All surveys included individuals 18 years or older and the data are collected with computer-assisted telephone interviewing (CATI). Participants provided informed consent, indicating that they understood the purpose of the survey and agreed to participate voluntarily. All surveys aimed to measure multiple outcomes, such as vaccination knowledge, attitudes, and beliefs (including specific concerns); vaccination intentions (plans to get vaccinated), vaccine access constraints, and information seeking.

Data from all surveys were aggregated across the time periods in such a manner that respondents from different surveys, such as CVACS and NIDS-CRAM participants, were categorized based on the time periods of their participation. For example, individuals who participated in any of these surveys during the “prevaccine” period were collectively categorized as “prevaccine” respondents, regardless of the specific survey they were part of. Consequently, each time period—“prevaccine,” “during-vaccine,” and “postvaccine” phases—consisted of unique individuals. Therefore, the study was considered to have as cross-sectional design.

2.2. Measurements

The surveys employed CATI for data collection, with trained interviewers using this system to conduct standardized, telephone-based surveys, and record responses in real-time. Prior to each interview, informed consent was obtained from participants, ensuring they understood the survey’s purpose, voluntary nature, and the confidentiality of their responses. Demographic data collected included age, sex, education (<grade 12 vs. grade 12+), and employment status (employed vs. not employed), along with specific variables related to COVID-19, such as vaccine knowledge, attitudes, intentions, barriers to access, and information-seeking behaviors. CATI’s structured approach guaranteed consistent questioning and immediate data entry, enhancing data quality and accuracy. Additionally, strict data privacy protocols were followed to ensure participant anonymity and secure data storage, accessible only to authorized team members.

2.2.1. Outcome Measurements

In this combined population, we considered the following vaccine acceptability and health behaviors as outcome measurements: (1) intention to receive vaccine (i.e., “I would definitely get vaccinated) (yes/no); (2) trusting vaccine’s safety and efficacy, i.e., vaccine is safe (i.e., “no side effects, vaccine prevents getting COVID-19 and dying from COVID-19”) (yes/no); (3) self-perceived risk: no risk (“I would definitely not get sick with COVID-19”) (yes/no); behavior changes since the pandemic; (4) “always wears a mask in public” (yes/no); (5) “washing hands frequently” (yes/no); and (6) “avoiding crowd/social distancing” (yes/no). The survey time points were categorized and grouped as: (1) “before-vaccine roll-out” (May–December 2020); (2) “during-vaccine roll-out” (February–November 2021); and (3) “postvaccine roll-out” (February–March 2022). Since the COVID-19-related behavior changes were only available in NIDS-CRAM surveys, we regrouped the rounds of surveys as: (1) “before vaccine roll-out” (May–December 2020); (2) “during vaccine roll-out” (February–March 2021); and (3) “postvaccine roll-out” (April–May 2021). We only used nonmissing data.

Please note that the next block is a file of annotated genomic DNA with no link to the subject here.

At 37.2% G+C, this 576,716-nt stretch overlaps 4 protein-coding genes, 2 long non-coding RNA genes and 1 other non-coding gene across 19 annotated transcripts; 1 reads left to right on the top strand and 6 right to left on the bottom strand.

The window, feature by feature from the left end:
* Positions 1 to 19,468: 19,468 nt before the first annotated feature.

2.3. Statistical Analysis

Percentages and χ2 tests were used to compare the characteristics of the study populations across the three survey periods: (1) before-, (2) during-, and (3) post-vaccine roll-out. Multivariable logistic regression models were used to identify the significant correlates of the primary outcome variables while accounting for the multistage sampling design (weighted). Adjusted odds ratios (aORs) and their 95% confidence intervals (CIs) were presented. We also assessed the significant features of the changes in vaccine acceptability and behavior changes in two steps.Step 1:Quantitative and Visual Assessments of Changes in Vaccine Acceptability and Health Behaviors.

We used semiparametric regression models to capture nonlinear association between the outcome variable(s) and the age, which was analyzed as a continuous variable and fitted as a smoothed function of splines for a binary outcome variable [17]:Intention to receive vaccine corresponds to the ith individual at jth time was formulated as a function of penalized spline:For each individual, is the spline functions and is the penalization of the spline coefficients , the random component due to the repeated measures; and overall error associated with the model where “degrees of freedom” () were estimated for each model and were interpreted as significant evidence for a nonlinear association between an outcome variable and the study visits. Using a “weighted average” of the binary outcomes, the methodology was also able to plot a smoothed curve of adjusted ORs across the age.Step 2:Identifying Threshold Age Using “Zero-Crossing Derivatives” Method.

If the semiparametric model presents an evidence for a nonlinear association between the ORs of an outcome variable (e.g., vaccine acceptability) as a continuous function of age (i.e., ), then we used the “zero-crossing” technique which produces “first and second derivatives” to identify the threshold for age when the odds ratios changed significantly [25]. In this setting, the first and second derivatives of the regression curves and their confidence bands were also presented. Increases/decreases of the model estimated fits were interpreted as significant “curvature” if their confidence bands cross the “zero-line.”